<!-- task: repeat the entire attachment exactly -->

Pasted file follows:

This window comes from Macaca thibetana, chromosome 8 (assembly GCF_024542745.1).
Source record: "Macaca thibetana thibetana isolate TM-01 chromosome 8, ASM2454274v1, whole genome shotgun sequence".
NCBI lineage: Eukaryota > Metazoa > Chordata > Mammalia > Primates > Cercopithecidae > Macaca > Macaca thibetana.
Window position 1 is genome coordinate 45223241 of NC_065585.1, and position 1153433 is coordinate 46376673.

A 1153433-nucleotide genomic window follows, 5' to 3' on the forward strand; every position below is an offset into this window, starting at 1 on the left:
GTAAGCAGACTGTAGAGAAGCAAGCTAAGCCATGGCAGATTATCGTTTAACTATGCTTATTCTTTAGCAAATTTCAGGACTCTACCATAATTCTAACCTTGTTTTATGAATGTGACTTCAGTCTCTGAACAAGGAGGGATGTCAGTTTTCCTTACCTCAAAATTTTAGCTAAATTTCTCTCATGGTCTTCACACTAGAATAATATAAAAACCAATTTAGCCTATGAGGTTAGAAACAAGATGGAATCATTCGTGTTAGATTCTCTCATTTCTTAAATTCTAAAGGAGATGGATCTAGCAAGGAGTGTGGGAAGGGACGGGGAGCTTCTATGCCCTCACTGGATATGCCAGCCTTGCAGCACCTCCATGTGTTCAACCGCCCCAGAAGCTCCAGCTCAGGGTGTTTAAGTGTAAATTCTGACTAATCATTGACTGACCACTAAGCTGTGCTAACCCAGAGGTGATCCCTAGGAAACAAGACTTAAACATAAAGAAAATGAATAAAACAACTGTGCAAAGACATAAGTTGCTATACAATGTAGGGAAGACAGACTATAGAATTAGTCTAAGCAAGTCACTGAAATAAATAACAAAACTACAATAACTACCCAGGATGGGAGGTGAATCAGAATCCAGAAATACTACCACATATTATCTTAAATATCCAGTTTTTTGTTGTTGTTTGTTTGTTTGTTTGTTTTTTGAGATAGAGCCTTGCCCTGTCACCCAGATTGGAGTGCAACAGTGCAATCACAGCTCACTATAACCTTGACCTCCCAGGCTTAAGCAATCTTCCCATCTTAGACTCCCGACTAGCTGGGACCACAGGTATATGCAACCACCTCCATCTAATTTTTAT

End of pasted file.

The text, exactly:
This window comes from Macaca thibetana, chromosome 8 (assembly GCF_024542745.1).
Source record: "Macaca thibetana thibetana isolate TM-01 chromosome 8, ASM2454274v1, whole genome shotgun sequence".
NCBI lineage: Eukaryota > Metazoa > Chordata > Mammalia > Primates > Cercopithecidae > Macaca > Macaca thibetana.
Window position 1 is genome coordinate 45223241 of NC_065585.1, and position 1153433 is coordinate 46376673.

A 1153433-nucleotide genomic window follows, 5' to 3' on the forward strand; every position below is an offset into this window, starting at 1 on the left:
GTAAGCAGACTGTAGAGAAGCAAGCTAAGCCATGGCAGATTATCGTTTAACTATGCTTATTCTTTAGCAAATTTCAGGACTCTACCATAATTCTAACCTTGTTTTATGAATGTGACTTCAGTCTCTGAACAAGGAGGGATGTCAGTTTTCCTTACCTCAAAATTTTAGCTAAATTTCTCTCATGGTCTTCACACTAGAATAATATAAAAACCAATTTAGCCTATGAGGTTAGAAACAAGATGGAATCATTCGTGTTAGATTCTCTCATTTCTTAAATTCTAAAGGAGATGGATCTAGCAAGGAGTGTGGGAAGGGACGGGGAGCTTCTATGCCCTCACTGGATATGCCAGCCTTGCAGCACCTCCATGTGTTCAACCGCCCCAGAAGCTCCAGCTCAGGGTGTTTAAGTGTAAATTCTGACTAATCATTGACTGACCACTAAGCTGTGCTAACCCAGAGGTGATCCCTAGGAAACAAGACTTAAACATAAAGAAAATGAATAAAACAACTGTGCAAAGACATAAGTTGCTATACAATGTAGGGAAGACAGACTATAGAATTAGTCTAAGCAAGTCACTGAAATAAATAACAAAACTACAATAACTACCCAGGATGGGAGGTGAATCAGAATCCAGAAATACTACCACATATTATCTTAAATATCCAGTTTTTTGTTGTTGTTTGTTTGTTTGTTTGTTTTTTGAGATAGAGCCTTGCCCTGTCACCCAGATTGGAGTGCAACAGTGCAATCACAGCTCACTATAACCTTGACCTCCCAGGCTTAAGCAATCTTCCCATCTTAGACTCCCGACTAGCTGGGACCACAGGTATATGCAACCACCTCCATCTAATTTTTAT